NKH or non carbonate hardness is the remainder of the multivalent cations not associated with carbonates.

Thus GH=KH+NKH leading to the conclusion that KH<=GH
 

dw1305

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Hi all,
GH or total hardness is a measure of the multivalent cations present in the water. Principally Ca++ and Mg++ KH or carbonate hardness is that portion of GH cations associated with carbonate/bicarbonate anions. Despite the name it is the multivalent cations and not the carbonate anions that contribute the hardness property.
This is all in the the OP's (@Edward Shave), other thread, <"Boiling off KH">.
Total Hardness = Permanent Hardness + Temporary Hardness

Permanent Hardness = Chlorides + Sulfates etc.

Temporary Hardness = Carbonates

Total = All Ions (not just Ca and Mg)
Permanent = Not removed by boiling
Temporary = Removed by boiling
That one. When you add a monovalent carbonate (like sodium bicarbonate (NaHCO3)) you have raised the carbonate hardness (dKH), electrical conductivity (you've added Na+ and HCO3- ions), pH and the alkalinity, but you haven't raised the dGH, because you haven't added a multivalent cation.

The best summary of water hardness I've found are still the ones on "the Krib" <"Water Hardness"> and <"Hardness (incl. History">, mainly because they include the history and definition of the units.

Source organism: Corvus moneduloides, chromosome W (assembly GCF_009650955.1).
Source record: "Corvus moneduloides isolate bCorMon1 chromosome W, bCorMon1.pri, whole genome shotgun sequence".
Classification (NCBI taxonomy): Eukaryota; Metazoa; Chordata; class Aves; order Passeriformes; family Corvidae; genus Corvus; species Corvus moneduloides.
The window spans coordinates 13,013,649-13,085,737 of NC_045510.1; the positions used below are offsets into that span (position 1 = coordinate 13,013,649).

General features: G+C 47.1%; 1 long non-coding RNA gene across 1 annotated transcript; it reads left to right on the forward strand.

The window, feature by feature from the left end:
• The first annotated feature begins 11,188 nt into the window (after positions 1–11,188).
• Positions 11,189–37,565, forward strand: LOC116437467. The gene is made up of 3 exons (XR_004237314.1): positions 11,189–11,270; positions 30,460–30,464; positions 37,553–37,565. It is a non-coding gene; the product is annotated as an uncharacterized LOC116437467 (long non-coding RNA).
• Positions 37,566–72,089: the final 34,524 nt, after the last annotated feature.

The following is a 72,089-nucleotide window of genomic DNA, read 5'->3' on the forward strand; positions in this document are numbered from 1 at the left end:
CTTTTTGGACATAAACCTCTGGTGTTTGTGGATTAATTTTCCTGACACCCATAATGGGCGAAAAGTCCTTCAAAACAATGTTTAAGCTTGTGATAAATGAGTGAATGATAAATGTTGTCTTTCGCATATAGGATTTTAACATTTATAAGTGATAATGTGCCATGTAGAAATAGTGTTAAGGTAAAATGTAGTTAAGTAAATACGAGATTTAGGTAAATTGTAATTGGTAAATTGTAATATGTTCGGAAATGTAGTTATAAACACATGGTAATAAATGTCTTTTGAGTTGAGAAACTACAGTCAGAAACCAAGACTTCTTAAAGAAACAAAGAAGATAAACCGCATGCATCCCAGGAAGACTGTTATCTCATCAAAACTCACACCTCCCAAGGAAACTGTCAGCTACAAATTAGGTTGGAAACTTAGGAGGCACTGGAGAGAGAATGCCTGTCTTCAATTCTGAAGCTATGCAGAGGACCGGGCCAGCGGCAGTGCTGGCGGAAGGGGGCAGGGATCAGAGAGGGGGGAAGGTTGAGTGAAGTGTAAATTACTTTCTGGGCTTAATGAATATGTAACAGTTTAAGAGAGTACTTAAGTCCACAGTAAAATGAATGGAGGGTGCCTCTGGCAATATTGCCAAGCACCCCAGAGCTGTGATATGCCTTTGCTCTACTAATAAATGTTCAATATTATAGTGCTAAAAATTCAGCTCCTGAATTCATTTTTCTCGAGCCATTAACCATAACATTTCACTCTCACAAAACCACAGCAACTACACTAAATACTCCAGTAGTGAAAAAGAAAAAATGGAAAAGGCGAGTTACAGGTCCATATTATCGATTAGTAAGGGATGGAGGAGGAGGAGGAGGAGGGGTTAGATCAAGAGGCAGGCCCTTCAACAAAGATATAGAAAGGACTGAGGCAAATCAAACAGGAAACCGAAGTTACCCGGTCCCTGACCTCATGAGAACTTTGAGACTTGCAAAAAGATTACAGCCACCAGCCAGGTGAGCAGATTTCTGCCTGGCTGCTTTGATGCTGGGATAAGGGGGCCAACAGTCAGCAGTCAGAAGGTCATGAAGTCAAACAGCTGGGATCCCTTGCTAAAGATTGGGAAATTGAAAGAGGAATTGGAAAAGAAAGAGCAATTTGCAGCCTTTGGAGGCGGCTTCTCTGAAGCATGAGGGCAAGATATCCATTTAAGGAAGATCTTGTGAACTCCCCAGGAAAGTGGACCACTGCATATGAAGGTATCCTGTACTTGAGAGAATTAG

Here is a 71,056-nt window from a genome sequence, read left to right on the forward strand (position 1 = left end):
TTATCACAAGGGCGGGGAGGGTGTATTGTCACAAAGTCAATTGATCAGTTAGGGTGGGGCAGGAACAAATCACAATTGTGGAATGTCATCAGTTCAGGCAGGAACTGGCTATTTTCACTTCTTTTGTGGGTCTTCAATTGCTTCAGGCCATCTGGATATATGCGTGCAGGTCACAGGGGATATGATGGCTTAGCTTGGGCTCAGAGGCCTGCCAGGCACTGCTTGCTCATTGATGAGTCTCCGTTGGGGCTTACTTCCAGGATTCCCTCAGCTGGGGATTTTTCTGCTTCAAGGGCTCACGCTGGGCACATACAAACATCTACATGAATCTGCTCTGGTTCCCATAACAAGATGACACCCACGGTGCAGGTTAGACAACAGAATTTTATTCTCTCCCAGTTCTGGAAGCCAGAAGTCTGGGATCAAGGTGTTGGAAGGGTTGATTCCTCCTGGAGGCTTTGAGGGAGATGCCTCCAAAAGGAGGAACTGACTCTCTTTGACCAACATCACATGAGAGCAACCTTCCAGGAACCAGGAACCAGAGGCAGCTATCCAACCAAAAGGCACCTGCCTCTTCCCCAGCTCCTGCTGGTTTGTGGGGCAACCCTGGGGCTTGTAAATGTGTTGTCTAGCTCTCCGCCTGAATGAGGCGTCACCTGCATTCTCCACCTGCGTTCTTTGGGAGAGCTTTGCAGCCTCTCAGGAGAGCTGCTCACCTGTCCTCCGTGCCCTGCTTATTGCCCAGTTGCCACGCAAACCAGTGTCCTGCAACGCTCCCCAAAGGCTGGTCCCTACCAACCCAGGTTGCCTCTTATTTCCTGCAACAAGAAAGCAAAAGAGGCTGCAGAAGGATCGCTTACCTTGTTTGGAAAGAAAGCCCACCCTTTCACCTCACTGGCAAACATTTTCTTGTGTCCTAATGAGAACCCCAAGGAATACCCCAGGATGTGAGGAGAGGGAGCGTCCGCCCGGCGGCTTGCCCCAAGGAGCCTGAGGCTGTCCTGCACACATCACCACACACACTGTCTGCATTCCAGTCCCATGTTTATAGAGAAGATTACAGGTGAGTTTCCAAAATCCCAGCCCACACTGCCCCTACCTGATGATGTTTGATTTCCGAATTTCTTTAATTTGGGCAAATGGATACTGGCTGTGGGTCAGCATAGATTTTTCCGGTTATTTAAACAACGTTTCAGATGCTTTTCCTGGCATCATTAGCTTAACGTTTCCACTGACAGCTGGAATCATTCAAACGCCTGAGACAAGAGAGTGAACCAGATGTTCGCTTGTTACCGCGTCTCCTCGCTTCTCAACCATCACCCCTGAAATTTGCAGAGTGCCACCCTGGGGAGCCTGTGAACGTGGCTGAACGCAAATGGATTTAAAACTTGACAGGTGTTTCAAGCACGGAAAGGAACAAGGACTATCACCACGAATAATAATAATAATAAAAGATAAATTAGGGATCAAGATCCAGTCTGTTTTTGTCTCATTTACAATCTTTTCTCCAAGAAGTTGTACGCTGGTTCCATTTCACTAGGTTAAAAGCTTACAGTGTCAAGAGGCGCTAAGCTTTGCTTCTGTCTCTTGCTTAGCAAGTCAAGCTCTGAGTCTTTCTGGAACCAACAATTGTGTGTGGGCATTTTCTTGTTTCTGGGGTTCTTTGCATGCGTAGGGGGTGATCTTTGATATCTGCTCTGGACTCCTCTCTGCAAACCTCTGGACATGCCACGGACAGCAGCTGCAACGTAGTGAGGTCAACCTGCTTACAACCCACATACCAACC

A definition of "Total Hardness" is here: <"Total Hardness">

cheers Darrel
 

zozo

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Latest Water company report.. :)
Knipsel.JPG


My test kit averagely results in 11 - 12 dKh slight color switch starts at 10.

1 dKh = 17,86mg/l HCO3 190,38/17.86 = 10,66

This is an average report it fluctuates between 190 and 210 mg/l HCO3 (but did cut that out off the report to make the image smaller), test kit is pretty accuratly coresponding the WC report.

My Gh test results is 6°dH, 1 mmol/l = 5,62 ºdH.. Coresponds with above 1,09 mmol/l

1°dH = 10mg/l CaO or 10mg/l MgO
Dunno how that corresponds with the above 32,29 mg/l Ca and 7,53 mg/l Mg i'm missing an O there and the knowledge.

But what we can read from the test kits it seems my kH has a higher number than my gH.. :)
 

Edward Shave

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...When you add a monovalent carbonate (like sodium bicarbonate (NaHCO3)) you have raised the carbonate hardness (dKH)...
You are right, sodium bicarbonate will raise the value of KH but not beyond GH. What your really doing is raising the alkalinity and the two values are the same so long as KH < GH. Alkalinity on the other hand can be greater than GH.
 

zozo

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Your test kit is measuring Alkalinity (A) not KH. A = KH so long as KH<GH. If A>GH then KH=GH.
I know that both tets are determined by adding acids and the amount of drops reflects in a pH change again in a color change. :)

I didn't reply to discuss the issue i don't posses the knowledge i can't argue nor agree, just thought to give an example from my personal situation, that my tap water measeres kH 10 value, a higher number than the gH 6 value. Considered hard in carbonates and soft in CA and Mg.

But obviously i'm far from understanding yuor question and point.. Sorry..